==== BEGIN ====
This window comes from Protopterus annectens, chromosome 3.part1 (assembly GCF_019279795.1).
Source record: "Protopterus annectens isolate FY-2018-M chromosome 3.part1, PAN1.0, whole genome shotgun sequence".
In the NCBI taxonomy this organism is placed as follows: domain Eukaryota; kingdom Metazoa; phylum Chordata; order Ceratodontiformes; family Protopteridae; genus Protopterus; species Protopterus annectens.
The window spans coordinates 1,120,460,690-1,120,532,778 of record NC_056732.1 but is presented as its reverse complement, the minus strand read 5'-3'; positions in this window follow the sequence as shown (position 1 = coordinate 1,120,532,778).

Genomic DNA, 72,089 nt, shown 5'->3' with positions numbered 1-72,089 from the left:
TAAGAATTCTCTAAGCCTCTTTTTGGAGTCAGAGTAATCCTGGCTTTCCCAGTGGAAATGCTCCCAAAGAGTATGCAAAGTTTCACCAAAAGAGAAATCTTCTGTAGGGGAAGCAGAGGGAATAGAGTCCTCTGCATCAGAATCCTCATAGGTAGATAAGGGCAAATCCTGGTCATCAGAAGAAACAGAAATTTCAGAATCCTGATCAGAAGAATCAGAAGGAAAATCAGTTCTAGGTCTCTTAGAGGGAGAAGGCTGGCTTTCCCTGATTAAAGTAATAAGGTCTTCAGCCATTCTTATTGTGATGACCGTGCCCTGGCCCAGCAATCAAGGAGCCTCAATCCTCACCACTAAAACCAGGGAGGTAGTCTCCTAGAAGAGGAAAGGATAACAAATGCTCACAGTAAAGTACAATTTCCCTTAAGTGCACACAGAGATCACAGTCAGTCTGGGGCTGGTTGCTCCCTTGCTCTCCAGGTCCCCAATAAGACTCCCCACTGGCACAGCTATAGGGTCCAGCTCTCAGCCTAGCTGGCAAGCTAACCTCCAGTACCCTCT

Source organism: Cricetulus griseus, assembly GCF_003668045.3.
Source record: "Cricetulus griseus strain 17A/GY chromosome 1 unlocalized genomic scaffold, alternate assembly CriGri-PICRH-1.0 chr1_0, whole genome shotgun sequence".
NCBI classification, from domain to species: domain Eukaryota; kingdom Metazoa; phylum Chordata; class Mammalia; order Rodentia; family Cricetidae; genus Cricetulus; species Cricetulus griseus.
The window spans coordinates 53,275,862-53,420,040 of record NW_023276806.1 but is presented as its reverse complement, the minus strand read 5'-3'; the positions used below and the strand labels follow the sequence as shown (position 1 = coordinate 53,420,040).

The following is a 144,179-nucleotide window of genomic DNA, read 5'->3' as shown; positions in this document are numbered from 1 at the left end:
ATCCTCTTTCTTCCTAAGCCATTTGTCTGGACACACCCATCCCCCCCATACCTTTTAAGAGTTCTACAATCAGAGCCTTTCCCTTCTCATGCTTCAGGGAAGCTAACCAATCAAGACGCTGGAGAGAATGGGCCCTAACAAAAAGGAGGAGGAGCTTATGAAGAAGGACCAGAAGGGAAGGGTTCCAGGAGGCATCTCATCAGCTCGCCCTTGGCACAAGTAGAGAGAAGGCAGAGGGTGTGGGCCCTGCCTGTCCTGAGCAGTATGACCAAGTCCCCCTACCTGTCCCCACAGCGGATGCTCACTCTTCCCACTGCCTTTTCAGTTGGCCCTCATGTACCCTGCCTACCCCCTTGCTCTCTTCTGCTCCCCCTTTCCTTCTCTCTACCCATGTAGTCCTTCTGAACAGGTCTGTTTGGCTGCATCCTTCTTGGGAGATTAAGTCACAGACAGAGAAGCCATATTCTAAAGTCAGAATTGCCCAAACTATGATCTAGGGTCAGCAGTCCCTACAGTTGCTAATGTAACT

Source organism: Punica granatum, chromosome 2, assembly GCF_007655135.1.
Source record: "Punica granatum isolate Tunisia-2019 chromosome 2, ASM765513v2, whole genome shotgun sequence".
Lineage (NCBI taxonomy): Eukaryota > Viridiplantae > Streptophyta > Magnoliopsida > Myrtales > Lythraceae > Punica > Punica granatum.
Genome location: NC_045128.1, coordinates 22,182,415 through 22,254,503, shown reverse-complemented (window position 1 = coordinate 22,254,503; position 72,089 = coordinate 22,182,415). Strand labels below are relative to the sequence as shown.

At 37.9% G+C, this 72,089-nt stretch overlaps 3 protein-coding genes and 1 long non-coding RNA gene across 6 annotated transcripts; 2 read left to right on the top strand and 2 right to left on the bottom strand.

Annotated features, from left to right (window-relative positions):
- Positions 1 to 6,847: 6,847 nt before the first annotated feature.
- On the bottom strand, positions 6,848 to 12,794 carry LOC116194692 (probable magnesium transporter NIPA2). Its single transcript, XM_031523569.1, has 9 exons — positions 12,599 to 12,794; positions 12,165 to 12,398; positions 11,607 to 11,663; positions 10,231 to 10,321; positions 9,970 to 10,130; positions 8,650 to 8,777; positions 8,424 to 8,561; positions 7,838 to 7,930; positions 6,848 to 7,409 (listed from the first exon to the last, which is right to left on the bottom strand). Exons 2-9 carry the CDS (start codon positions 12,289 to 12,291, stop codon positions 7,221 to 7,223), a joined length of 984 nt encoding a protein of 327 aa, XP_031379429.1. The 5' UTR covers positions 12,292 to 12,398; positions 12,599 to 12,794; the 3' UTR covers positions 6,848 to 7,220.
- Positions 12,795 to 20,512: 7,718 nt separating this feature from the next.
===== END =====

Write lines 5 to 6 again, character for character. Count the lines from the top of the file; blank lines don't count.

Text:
Genomic DNA, 72,089 nt, shown 5'->3' with positions numbered 1-72,089 from the left:
TAAGAATTCTCTAAGCCTCTTTTTGGAGTCAGAGTAATCCTGGCTTTCCCAGTGGAAATGCTCCCAAAGAGTATGCAAAGTTTCACCAAAAGAGAAATCTTCTGTAGGGGAAGCAGAGGGAATAGAGTCCTCTGCATCAGAATCCTCATAGGTAGATAAGGGCAAATCCTGGTCATCAGAAGAAACAGAAATTTCAGAATCCTGATCAGAAGAATCAGAAGGAAAATCAGTTCTAGGTCTCTTAGAGGGAGAAGGCTGGCTTTCCCTGATTAAAGTAATAAGGTCTTCAGCCATTCTTATTGTGATGACCGTGCCCTGGCCCAGCAATCAAGGAGCCTCAATCCTCACCACTAAAACCAGGGAGGTAGTCTCCTAGAAGAGGAAAGGATAACAAATGCTCACAGTAAAGTACAATTTCCCTTAAGTGCACACAGAGATCACAGTCAGTCTGGGGCTGGTTGCTCCCTTGCTCTCCAGGTCCCCAATAAGACTCCCCACTGGCACAGCTATAGGGTCCAGCTCTCAGCCTAGCTGGCAAGCTAACCTCCAGTACCCTCT